A Monster Calls

This is a creative little film about how children try to cope with life that involves love, marital entanglements, tragedy and death.

a-monster-callsLet me begin by stating without qualification that this stimulating film is not for any kids younger than teenagers. It centers on a 12-year-old boy trying to endure the trauma of watching his single mother struggle with advancing cancer and chemotherapy, and I can guarantee that most of you will have tears in your eyes as the movie comes to an uplifting, yet crushing climax.

To begin with, young Louis MacDougal plays Conner, and he gives a marvelous performance as a lad confronting the possible loss of his mother while facing constant bullying at school. In the process, no young actor has dominated a movie with this range and flair other than Sunny Pawar in Lion.

As Conner desperately seeks some guidance through his troubled existence, he imagines himself in a mystical world dominated by a monster (voiced by the gifted Liam Neeson) that resembles a large, sinister tree with protruding vines. The monster tells Conner three stories after which Conner has to relate his own story centering on a nightmare, and a tale unfolds that is as heartbreaking as anything you will see on the screen.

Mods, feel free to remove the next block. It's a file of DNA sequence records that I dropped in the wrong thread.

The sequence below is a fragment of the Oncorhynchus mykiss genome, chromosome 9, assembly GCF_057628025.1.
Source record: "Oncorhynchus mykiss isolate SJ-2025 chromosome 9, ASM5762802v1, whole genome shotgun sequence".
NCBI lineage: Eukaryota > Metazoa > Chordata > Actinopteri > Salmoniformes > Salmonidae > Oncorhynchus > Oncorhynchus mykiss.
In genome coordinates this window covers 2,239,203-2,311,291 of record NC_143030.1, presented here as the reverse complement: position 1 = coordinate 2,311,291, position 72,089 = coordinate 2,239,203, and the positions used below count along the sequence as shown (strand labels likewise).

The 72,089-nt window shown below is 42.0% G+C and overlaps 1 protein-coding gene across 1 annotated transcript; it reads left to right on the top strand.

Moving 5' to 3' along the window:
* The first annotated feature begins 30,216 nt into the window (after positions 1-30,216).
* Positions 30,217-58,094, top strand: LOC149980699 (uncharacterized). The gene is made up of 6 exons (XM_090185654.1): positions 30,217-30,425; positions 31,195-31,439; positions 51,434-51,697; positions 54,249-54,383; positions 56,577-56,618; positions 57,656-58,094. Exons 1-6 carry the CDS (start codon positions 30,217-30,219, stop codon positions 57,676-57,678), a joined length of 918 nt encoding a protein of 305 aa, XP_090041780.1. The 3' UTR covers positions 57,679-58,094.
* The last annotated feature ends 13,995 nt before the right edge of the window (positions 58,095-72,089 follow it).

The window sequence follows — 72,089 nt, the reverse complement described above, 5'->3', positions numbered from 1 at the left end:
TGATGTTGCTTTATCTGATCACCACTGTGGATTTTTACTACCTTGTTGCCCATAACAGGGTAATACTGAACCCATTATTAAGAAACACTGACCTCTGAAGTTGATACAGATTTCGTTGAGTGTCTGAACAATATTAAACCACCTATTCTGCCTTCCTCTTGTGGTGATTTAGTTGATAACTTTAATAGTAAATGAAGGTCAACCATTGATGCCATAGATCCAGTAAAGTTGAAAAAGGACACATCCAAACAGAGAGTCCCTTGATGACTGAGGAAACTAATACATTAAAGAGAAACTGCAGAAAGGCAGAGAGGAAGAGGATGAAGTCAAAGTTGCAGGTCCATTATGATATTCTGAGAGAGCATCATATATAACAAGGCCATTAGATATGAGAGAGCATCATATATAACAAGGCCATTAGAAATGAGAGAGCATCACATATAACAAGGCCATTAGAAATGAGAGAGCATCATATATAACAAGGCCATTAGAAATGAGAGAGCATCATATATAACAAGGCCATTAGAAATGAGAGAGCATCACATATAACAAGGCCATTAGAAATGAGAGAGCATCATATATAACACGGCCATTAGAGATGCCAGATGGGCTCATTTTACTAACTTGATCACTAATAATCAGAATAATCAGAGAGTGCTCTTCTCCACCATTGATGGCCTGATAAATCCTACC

Felicity Jones, justifiably admired for her role in Rogue One, plays Conner’s mother and Sigourney Weaver appears as his grandma. Ms. Jones is bedridden throughout the entire film, and you watch her battle for life as various chemical treatments fail. In a very moving scene, she grabs her teary-eyed son’s hand and tells him that she wishes she could live 100 years to be with him.

Ms. Weaver, an actress that I greatly admire, begins as a grandma who is not close to Conner. However, as his mother fades, Conner has to come to grips with a world that is not always fair, and that includes allowing his grandma a place in his young heart.

As those of you who read my reviews clearly know, I am a guy who cries easily in movies. As A Monster Calls, directed by Juan Antonio Bayona, comes to a close, nearly all of the audience remained in their seats without moving. I sensed that they were all like me, and were left trying to dry their eyes before venturing out into the public.

I found this to be a captivating film that you should take the time to hunt down. See what you think as you walk to your car.